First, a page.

The second-term Democrat said the amount of the benefit should be adjusted as the economy improves. When the benefit ends should also be tied to where the economy is, not an arbitrary drop off date, he said.
“The ideal outcome would be an extension with sort of a glide path where the benefits come down as the unemployment rate drops,” Heinrich said during a tour of a business in Corrales on Tuesday. “When you give people a glide path, you’re not dropping them into uncertainty tomorrow, but you’re also creating more urgency to get back into the workforce.”
As many as 156,000 New Mexico residents are facing uncertainty at the end of the month, according to New Mexico Workforce Solutions statistics. That’s because the $600 a week unemployment insurance benefit passed by Congress in the Coronavirus Aid, Relief, and Economic Security Act will expire July 31. Most state residents will receive their last payment July 25.
“We’ve had a number of conversations about that, but there’s some pretty challenging politics there, including some who just don’t think we should extend them at all,” Heinrich said.
He believes the “gliding path” is an answer to criticism by some Republican senators who believe the current benefit encourages many people not to work because some are making more than what they would be paid on the job.
“That’s part of why I’m saying dropping the benefit over time as the economy comes back up and the pandemic is managed better is one way to transition people better than where we just drop benefits overnight,” he said.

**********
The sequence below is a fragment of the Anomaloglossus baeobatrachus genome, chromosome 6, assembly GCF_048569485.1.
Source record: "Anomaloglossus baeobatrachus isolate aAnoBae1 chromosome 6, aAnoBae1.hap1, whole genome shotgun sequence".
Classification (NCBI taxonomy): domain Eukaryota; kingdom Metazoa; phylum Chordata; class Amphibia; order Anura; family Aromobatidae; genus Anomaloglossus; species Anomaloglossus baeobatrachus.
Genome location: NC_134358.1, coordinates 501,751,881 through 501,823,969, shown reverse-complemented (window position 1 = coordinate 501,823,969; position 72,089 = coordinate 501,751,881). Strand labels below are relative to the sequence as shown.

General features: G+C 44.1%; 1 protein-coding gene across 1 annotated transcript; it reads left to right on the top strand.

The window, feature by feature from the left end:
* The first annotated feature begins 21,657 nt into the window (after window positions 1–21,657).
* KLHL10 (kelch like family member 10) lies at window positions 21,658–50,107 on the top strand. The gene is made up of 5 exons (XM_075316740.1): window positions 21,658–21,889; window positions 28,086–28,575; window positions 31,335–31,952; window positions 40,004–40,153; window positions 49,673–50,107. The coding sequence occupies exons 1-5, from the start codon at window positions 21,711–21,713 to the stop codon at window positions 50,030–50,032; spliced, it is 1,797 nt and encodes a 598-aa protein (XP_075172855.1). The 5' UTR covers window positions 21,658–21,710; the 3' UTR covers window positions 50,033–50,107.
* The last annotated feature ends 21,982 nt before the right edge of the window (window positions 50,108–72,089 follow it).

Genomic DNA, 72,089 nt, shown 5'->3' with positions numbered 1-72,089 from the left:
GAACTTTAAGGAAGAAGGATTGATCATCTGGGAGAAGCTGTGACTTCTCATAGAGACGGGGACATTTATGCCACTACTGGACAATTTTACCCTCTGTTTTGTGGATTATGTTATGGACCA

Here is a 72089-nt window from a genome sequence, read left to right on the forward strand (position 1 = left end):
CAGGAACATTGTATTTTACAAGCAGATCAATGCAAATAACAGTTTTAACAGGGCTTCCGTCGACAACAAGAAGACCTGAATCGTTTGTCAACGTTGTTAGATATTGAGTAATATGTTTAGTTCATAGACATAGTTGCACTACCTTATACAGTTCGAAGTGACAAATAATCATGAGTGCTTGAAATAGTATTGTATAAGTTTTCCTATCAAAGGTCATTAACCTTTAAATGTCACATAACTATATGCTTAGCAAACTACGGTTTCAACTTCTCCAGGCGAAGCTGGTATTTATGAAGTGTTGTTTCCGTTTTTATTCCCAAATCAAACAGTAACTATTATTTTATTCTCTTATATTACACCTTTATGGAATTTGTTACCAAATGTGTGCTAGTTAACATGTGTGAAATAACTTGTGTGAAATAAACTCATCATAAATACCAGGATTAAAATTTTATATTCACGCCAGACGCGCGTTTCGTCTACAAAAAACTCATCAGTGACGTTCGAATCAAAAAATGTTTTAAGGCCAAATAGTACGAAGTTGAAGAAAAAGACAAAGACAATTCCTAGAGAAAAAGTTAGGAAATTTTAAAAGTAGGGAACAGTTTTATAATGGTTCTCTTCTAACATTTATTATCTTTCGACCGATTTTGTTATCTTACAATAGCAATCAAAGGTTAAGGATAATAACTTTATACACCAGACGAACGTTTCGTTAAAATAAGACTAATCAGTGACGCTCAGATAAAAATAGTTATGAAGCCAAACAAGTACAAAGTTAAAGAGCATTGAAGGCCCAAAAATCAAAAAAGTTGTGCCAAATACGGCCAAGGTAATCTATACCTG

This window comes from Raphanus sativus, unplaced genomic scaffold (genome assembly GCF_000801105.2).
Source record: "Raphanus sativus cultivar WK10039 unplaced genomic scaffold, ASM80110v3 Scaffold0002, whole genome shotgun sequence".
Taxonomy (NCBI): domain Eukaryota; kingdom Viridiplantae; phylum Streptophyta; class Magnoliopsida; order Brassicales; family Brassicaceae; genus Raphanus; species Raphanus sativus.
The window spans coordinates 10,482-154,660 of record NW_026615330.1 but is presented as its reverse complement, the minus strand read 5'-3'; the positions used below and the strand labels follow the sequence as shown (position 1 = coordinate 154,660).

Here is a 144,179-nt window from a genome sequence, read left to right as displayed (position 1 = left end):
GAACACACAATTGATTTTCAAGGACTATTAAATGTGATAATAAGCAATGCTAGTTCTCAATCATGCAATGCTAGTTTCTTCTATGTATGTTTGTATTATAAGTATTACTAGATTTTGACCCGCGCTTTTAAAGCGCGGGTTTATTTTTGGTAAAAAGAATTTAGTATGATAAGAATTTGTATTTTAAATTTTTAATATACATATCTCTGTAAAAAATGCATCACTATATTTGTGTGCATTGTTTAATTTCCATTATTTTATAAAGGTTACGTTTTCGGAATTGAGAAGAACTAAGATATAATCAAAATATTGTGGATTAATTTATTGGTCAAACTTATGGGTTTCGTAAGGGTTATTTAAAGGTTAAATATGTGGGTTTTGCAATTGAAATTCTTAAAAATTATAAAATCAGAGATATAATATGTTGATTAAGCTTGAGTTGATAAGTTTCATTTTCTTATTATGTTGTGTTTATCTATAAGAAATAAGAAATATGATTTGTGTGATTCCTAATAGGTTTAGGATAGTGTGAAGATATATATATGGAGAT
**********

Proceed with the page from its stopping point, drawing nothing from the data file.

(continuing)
The U.S. House included an extension of the unemployment insurance through Jan. 31, 2021, in the Health and Economic Recovery Omnibus Emergency Solutions Act, but the legislation has not gotten traction in the Senate, which returns from recess next week.
U.S. Sens. Chuck Schumer, D-N.Y., and Ron Wyden, D-Ore., have sponsored a bill to extend the benefits for the duration of the pandemic.
And Sen. Rob Portman, R-Ohio, is proposing a back-to-work bonus of $450 a week that has support from the Trump administration.
“I would be open to something like that,” Heinrich said. “I think the key is that we should be managing things as smoothly as possible and not have big cliffs where things change overnight.”
The next COVID-19 aid package could also include a second round of stimulus payments. The HEROES Act would provide $1,200 for individuals making less than $75,000. Republicans, with Trump administration backing, are proposing $1,200 checks for those making less than $40,000.
“I don’t know if that is the right answer, but we’re going to need additional stimulus to keep us from slipping into structural recession,” Heinrich said.
He called stimulus checks an “immediate response,” and said Congress needed to be looking more long term.